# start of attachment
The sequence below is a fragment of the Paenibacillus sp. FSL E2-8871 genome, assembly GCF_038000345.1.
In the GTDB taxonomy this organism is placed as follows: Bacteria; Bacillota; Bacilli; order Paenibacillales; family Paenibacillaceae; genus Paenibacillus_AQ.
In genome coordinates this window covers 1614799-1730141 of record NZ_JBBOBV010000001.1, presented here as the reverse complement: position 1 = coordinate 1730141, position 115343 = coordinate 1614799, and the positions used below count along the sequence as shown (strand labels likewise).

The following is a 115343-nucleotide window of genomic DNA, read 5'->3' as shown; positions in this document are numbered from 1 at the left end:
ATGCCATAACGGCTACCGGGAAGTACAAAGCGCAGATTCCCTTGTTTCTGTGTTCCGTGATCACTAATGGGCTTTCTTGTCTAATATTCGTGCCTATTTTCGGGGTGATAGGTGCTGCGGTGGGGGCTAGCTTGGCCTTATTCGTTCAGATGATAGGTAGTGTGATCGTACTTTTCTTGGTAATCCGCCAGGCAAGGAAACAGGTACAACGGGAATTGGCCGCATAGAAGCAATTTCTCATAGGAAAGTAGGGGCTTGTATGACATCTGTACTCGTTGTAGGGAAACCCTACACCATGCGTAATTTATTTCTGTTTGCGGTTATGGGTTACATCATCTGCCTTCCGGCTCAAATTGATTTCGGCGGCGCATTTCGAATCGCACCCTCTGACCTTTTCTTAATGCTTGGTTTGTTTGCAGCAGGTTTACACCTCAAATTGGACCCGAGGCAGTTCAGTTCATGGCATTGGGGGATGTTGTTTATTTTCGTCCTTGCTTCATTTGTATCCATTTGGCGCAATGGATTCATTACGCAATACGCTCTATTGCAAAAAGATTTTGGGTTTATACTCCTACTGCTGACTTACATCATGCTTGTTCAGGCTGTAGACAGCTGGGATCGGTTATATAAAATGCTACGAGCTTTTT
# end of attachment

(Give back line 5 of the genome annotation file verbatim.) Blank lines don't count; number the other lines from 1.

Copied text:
ATGCCATAACGGCTACCGGGAAGTACAAAGCGCAGATTCCCTTGTTTCTGTGTTCCGTGATCACTAATGGGCTTTCTTGTCTAATATTCGTGCCTATTTTCGGGGTGATAGGTGCTGCGGTGGGGGCTAGCTTGGCCTTATTCGTTCAGATGATAGGTAGTGTGATCGTACTTTTCTTGGTAATCCGCCAGGCAAGGAAACAGGTACAACGGGAATTGGCCGCATAGAAGCAATTTCTCATAGGAAAGTAGGGGCTTGTATGACATCTGTACTCGTTGTAGGGAAACCCTACACCATGCGTAATTTATTTCTGTTTGCGGTTATGGGTTACATCATCTGCCTTCCGGCTCAAATTGATTTCGGCGGCGCATTTCGAATCGCACCCTCTGACCTTTTCTTAATGCTTGGTTTGTTTGCAGCAGGTTTACACCTCAAATTGGACCCGAGGCAGTTCAGTTCATGGCATTGGGGGATGTTGTTTATTTTCGTCCTTGCTTCATTTGTATCCATTTGGCGCAATGGATTCATTACGCAATACGCTCTATTGCAAAAAGATTTTGGGTTTATACTCCTACTGCTGACTTACATCATGCTTGTTCAGGCTGTAGACAGCTGGGATCGGTTATATAAAATGCTACGAGCTTTTT